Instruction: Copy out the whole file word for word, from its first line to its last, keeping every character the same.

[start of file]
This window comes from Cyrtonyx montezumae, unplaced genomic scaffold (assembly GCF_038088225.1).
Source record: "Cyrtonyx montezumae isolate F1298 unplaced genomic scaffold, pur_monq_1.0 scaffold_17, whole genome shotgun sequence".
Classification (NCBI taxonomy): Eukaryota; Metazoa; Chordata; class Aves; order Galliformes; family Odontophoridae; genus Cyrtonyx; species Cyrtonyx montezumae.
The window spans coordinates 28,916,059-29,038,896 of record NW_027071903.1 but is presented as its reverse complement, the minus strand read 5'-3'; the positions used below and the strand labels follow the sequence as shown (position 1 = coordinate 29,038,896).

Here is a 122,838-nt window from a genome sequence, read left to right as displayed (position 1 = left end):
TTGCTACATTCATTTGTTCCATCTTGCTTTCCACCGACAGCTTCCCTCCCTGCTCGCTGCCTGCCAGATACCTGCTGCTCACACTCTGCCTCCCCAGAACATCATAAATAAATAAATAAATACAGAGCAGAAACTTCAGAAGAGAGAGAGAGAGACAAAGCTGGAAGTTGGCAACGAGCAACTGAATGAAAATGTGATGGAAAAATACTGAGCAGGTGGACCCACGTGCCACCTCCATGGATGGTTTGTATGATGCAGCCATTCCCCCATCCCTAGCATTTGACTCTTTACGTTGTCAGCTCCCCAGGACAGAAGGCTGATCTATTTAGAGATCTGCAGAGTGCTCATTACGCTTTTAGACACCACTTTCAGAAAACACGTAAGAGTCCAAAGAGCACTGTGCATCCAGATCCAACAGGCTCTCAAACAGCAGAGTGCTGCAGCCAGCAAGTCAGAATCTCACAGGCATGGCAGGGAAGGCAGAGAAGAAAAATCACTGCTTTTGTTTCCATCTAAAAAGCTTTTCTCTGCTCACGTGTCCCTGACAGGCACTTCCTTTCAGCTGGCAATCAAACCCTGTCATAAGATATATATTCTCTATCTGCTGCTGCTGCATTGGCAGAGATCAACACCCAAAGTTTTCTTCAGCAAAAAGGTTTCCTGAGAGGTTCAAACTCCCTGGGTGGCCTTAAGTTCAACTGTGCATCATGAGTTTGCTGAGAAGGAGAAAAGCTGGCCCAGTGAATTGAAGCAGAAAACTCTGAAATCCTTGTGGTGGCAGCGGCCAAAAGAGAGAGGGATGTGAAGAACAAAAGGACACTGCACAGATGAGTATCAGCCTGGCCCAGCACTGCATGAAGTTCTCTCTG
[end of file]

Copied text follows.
This window comes from Cyrtonyx montezumae, unplaced genomic scaffold (assembly GCF_038088225.1).
Source record: "Cyrtonyx montezumae isolate F1298 unplaced genomic scaffold, pur_monq_1.0 scaffold_17, whole genome shotgun sequence".
Classification (NCBI taxonomy): Eukaryota; Metazoa; Chordata; class Aves; order Galliformes; family Odontophoridae; genus Cyrtonyx; species Cyrtonyx montezumae.
The window spans coordinates 28,916,059-29,038,896 of record NW_027071903.1 but is presented as its reverse complement, the minus strand read 5'-3'; the positions used below and the strand labels follow the sequence as shown (position 1 = coordinate 29,038,896).

Here is a 122,838-nt window from a genome sequence, read left to right as displayed (position 1 = left end):
TTGCTACATTCATTTGTTCCATCTTGCTTTCCACCGACAGCTTCCCTCCCTGCTCGCTGCCTGCCAGATACCTGCTGCTCACACTCTGCCTCCCCAGAACATCATAAATAAATAAATAAATACAGAGCAGAAACTTCAGAAGAGAGAGAGAGAGACAAAGCTGGAAGTTGGCAACGAGCAACTGAATGAAAATGTGATGGAAAAATACTGAGCAGGTGGACCCACGTGCCACCTCCATGGATGGTTTGTATGATGCAGCCATTCCCCCATCCCTAGCATTTGACTCTTTACGTTGTCAGCTCCCCAGGACAGAAGGCTGATCTATTTAGAGATCTGCAGAGTGCTCATTACGCTTTTAGACACCACTTTCAGAAAACACGTAAGAGTCCAAAGAGCACTGTGCATCCAGATCCAACAGGCTCTCAAACAGCAGAGTGCTGCAGCCAGCAAGTCAGAATCTCACAGGCATGGCAGGGAAGGCAGAGAAGAAAAATCACTGCTTTTGTTTCCATCTAAAAAGCTTTTCTCTGCTCACGTGTCCCTGACAGGCACTTCCTTTCAGCTGGCAATCAAACCCTGTCATAAGATATATATTCTCTATCTGCTGCTGCTGCATTGGCAGAGATCAACACCCAAAGTTTTCTTCAGCAAAAAGGTTTCCTGAGAGGTTCAAACTCCCTGGGTGGCCTTAAGTTCAACTGTGCATCATGAGTTTGCTGAGAAGGAGAAAAGCTGGCCCAGTGAATTGAAGCAGAAAACTCTGAAATCCTTGTGGTGGCAGCGGCCAAAAGAGAGAGGGATGTGAAGAACAAAAGGACACTGCACAGATGAGTATCAGCCTGGCCCAGCACTGCATGAAGTTCTCTCTG